Portrait photography comes in all shapes and sizes, do you need it with or without a background? Have you considered a lighting style, that is should there be no shadows on the face or more contrasty? It’s worth giving it a thought before commissioning new photography.
There are many options but read this short article to help you choose a successful style for your company.
A White Background
The old chestnut head and shoulders white background is often requested and consideration needs to be given to how the photographs will be achieved.
Does the final image need a background as white as driven snow? That funnily enough will require quite a bit of kit, a pop up background, the lights to illuminate this background, lights to illuminate the subject and the camera on a tripod in front of all of it all, and a burly assistant to help carry it all in. It will require a bigger room with little or no furniture. As this large studio type room is rarely available, another solution often needs to be found.
Using a Grey Background
An alternative solution to achieve a pure white background is to photograph the subject against a grey or off white background and then in post-production, ‘cut’ the subject out and place against a pure white or pre-shot office background created in Photoshop. The cutting out procedure is now extremely accurate so any type of frizzy hair poses no problem and each hair is retained before cut-out.
This allows for using a smaller room and is therefore much easier to organise, and any room can be used on each successive visit. This often provides the most practical solution for portraits.
An Office or Outside Background
It may be felt that a portrait shot with a background would be more interesting. A picture that is usually to be run slightly larger than its white background cousin. The scene behind the subject can be the view through a window to illustrate ‘we have a city location’ or a blurred office backdrop can illustrate as being part of a larger team.
Another style is the ‘discussion’ or meeting format, often used in the service industries to convey that the person being photographed is in mid conversation with a client. The photograph can incorporate the blurred shoulder of the person nearest the camera whilst focussing on the subject who is speaking animatedly. This style shows a busy, active company.
Portraits for Press Coverage in Publications
A popular PR shot which is picked up by newspapers is one that illustrates and enhances a story.
The photograph below was taken by Piranha to encapsulate the accounting firm’s story. The picture caught the eye of the newspaper editor and so was published with a short article about the problems of mounting legislation.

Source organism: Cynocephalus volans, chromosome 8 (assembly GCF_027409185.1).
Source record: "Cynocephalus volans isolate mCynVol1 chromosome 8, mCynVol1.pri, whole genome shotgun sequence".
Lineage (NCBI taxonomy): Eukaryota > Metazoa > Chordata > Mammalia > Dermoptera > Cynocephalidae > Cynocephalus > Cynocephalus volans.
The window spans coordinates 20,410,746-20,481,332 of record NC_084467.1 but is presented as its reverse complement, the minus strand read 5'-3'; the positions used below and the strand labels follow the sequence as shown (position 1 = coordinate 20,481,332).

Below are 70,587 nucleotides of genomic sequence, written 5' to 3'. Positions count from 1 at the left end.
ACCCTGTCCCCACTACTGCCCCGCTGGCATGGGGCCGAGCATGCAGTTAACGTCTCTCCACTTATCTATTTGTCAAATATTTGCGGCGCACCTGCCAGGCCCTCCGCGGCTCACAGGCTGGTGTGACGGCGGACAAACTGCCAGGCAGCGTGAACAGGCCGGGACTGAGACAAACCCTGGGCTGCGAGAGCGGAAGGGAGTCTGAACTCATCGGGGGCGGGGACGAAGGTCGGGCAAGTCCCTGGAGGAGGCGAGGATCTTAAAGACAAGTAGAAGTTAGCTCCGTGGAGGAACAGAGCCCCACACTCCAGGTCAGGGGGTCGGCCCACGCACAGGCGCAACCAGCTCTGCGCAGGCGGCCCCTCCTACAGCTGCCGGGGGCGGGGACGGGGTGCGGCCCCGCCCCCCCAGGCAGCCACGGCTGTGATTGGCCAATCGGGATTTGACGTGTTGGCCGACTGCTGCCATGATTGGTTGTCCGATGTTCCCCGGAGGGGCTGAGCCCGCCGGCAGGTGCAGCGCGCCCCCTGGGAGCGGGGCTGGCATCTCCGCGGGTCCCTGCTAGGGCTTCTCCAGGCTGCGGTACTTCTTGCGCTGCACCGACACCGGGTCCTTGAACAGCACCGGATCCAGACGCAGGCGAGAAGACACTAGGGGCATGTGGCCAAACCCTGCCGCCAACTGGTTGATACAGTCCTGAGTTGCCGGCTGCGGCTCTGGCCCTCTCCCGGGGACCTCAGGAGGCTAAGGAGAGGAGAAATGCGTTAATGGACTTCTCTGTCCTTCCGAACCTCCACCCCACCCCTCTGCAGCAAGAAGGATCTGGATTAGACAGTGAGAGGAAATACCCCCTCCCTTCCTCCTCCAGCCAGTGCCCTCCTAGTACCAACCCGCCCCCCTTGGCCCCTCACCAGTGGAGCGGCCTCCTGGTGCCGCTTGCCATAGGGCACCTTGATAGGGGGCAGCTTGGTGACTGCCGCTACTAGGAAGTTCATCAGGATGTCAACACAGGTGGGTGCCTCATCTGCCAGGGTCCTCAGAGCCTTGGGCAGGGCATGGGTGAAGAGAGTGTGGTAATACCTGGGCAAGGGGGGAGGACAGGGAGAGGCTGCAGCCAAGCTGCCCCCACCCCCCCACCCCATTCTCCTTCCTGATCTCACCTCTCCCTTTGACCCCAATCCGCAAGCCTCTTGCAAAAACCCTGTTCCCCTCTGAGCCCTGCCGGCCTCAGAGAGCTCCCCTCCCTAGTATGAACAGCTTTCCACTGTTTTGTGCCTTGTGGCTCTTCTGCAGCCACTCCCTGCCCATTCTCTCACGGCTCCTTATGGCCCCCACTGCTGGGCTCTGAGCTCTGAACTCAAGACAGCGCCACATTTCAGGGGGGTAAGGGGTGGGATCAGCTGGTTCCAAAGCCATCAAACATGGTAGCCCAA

The Contemporary, Creative Solution
There are many possible creative styles for websites and annual reports – these involve shooting a meeting through a glass panel, or walking down a corridor or in an open plan office. A creative look works well to show an integrated team, a busy office and is often used in a profile document about a company.
A contemporary look like this can offer a cohesive style to the company’s portraits and be used to tie in creative direction of all their website designs.
The Photographic Brief
Before starting new photography, it is important to think about what is needed and discuss the brief with the web designer and photographer. The nature of the business will lend itself to a certain style, to convey a message to the clients looking at a company’s website or reading the article, there are lots of interesting and effective options to choose from.
Please do drop us and email or call 020 7193 9446 if you would like more information or to discuss a project.
Head Shot with a White BackgroundPosted in Head Shots, Tips and News from Piranha
Many companies commission head shots of their staff members photographed against a white backdrop so that this can then be used as a PR photograph for websites and LinkedIn. In this short piece, I am going to touch on the white background head shot, and how it can be achieved. I will touch on the snags, and why deliberately choosing a grey or off-white colour instead, might be a better option than pure white.
OK so you have decided as many clients do, that you would like a portrait with a pure white background so that it blends with the pure neutral white of a website, well that is MUCH easier said than done for a number of practical reasons.
To achieve a pure white background headshot
- The size of room allocated for the shoot would need to be BIG, it is important that the white background is evenly lit independently of the subject, this is done with good effect with two lights at 45 degrees to the white screen (even this may not guarantee a totally even light).
- The subject a few feet in front of the backdrop will need to be lit too, preferably with a large soft box to achieve a soft flattering light.
- The camera should be in front of the subject (of course) with a mid tele-photo lens for a pleasant perspective and to reduce flare.